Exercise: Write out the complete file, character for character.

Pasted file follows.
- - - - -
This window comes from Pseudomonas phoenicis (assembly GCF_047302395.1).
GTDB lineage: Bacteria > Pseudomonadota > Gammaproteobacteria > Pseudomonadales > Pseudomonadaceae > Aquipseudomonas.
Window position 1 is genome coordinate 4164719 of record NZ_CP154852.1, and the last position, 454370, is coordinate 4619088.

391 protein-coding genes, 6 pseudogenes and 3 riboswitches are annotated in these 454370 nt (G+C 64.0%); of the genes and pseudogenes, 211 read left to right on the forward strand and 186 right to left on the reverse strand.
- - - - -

This window comes from Pseudomonas phoenicis (assembly GCF_047302395.1).
GTDB lineage: Bacteria > Pseudomonadota > Gammaproteobacteria > Pseudomonadales > Pseudomonadaceae > Aquipseudomonas.
Window position 1 is genome coordinate 4164719 of record NZ_CP154852.1, and the last position, 454370, is coordinate 4619088.

391 protein-coding genes, 6 pseudogenes and 3 riboswitches are annotated in these 454370 nt (G+C 64.0%); of the genes and pseudogenes, 211 read left to right on the forward strand and 186 right to left on the reverse strand.